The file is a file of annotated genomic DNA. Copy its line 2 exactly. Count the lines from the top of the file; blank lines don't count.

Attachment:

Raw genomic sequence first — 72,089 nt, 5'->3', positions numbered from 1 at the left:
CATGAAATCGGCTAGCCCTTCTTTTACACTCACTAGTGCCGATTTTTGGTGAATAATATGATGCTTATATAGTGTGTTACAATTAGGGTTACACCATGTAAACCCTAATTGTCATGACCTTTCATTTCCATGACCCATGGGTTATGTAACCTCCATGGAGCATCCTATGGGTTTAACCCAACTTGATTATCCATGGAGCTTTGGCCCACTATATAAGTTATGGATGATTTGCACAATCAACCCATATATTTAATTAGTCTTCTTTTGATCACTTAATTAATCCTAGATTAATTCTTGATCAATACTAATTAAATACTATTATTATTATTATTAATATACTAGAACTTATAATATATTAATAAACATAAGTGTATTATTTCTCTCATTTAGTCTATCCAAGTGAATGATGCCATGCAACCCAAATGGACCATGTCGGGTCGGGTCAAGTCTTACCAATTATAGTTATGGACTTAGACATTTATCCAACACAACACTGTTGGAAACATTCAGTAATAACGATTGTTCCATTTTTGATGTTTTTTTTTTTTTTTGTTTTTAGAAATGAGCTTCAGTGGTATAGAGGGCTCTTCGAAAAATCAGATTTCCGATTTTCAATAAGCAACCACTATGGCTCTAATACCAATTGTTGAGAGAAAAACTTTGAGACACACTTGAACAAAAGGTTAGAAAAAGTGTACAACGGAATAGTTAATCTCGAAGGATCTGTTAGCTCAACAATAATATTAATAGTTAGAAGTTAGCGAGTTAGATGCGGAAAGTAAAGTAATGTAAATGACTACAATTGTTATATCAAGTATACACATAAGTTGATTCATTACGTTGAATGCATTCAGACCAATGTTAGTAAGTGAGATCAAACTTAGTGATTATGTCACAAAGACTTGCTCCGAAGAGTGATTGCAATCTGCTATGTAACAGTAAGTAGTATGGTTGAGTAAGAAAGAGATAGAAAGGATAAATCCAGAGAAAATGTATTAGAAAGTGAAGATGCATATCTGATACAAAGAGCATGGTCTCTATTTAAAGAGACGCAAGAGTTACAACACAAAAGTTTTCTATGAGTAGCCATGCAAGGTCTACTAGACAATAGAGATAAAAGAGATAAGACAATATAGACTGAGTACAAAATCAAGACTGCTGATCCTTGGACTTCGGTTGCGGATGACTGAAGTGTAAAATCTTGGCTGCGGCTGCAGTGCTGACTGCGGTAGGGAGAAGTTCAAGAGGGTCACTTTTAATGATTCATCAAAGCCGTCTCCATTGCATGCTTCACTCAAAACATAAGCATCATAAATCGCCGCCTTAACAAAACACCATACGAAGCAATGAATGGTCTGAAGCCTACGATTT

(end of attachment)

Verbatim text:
CATGAAATCGGCTAGCCCTTCTTTTACACTCACTAGTGCCGATTTTTGGTGAATAATATGATGCTTATATAGTGTGTTACAATTAGGGTTACACCATGTAAACCCTAATTGTCATGACCTTTCATTTCCATGACCCATGGGTTATGTAACCTCCATGGAGCATCCTATGGGTTTAACCCAACTTGATTATCCATGGAGCTTTGGCCCACTATATAAGTTATGGATGATTTGCACAATCAACCCATATATTTAATTAGTCTTCTTTTGATCACTTAATTAATCCTAGATTAATTCTTGATCAATACTAATTAAATACTATTATTATTATTATTAATATACTAGAACTTATAATATATTAATAAACATAAGTGTATTATTTCTCTCATTTAGTCTATCCAAGTGAATGATGCCATGCAACCCAAATGGACCATGTCGGGTCGGGTCAAGTCTTACCAATTATAGTTATGGACTTAGACATTTATCCAACACAACACTGTTGGAAACATTCAGTAATAACGATTGTTCCATTTTTGATGTTTTTTTTTTTTTTTGTTTTTAGAAATGAGCTTCAGTGGTATAGAGGGCTCTTCGAAAAATCAGATTTCCGATTTTCAATAAGCAACCACTATGGCTCTAATACCAATTGTTGAGAGAAAAACTTTGAGACACACTTGAACAAAAGGTTAGAAAAAGTGTACAACGGAATAGTTAATCTCGAAGGATCTGTTAGCTCAACAATAATATTAATAGTTAGAAGTTAGCGAGTTAGATGCGGAAAGTAAAGTAATGTAAATGACTACAATTGTTATATCAAGTATACACATAAGTTGATTCATTACGTTGAATGCATTCAGACCAATGTTAGTAAGTGAGATCAAACTTAGTGATTATGTCACAAAGACTTGCTCCGAAGAGTGATTGCAATCTGCTATGTAACAGTAAGTAGTATGGTTGAGTAAGAAAGAGATAGAAAGGATAAATCCAGAGAAAATGTATTAGAAAGTGAAGATGCATATCTGATACAAAGAGCATGGTCTCTATTTAAAGAGACGCAAGAGTTACAACACAAAAGTTTTCTATGAGTAGCCATGCAAGGTCTACTAGACAATAGAGATAAAAGAGATAAGACAATATAGACTGAGTACAAAATCAAGACTGCTGATCCTTGGACTTCGGTTGCGGATGACTGAAGTGTAAAATCTTGGCTGCGGCTGCAGTGCTGACTGCGGTAGGGAGAAGTTCAAGAGGGTCACTTTTAATGATTCATCAAAGCCGTCTCCATTGCATGCTTCACTCAAAACATAAGCATCATAAATCGCCGCCTTAACAAAACACCATACGAAGCAATGAATGGTCTGAAGCCTACGATTT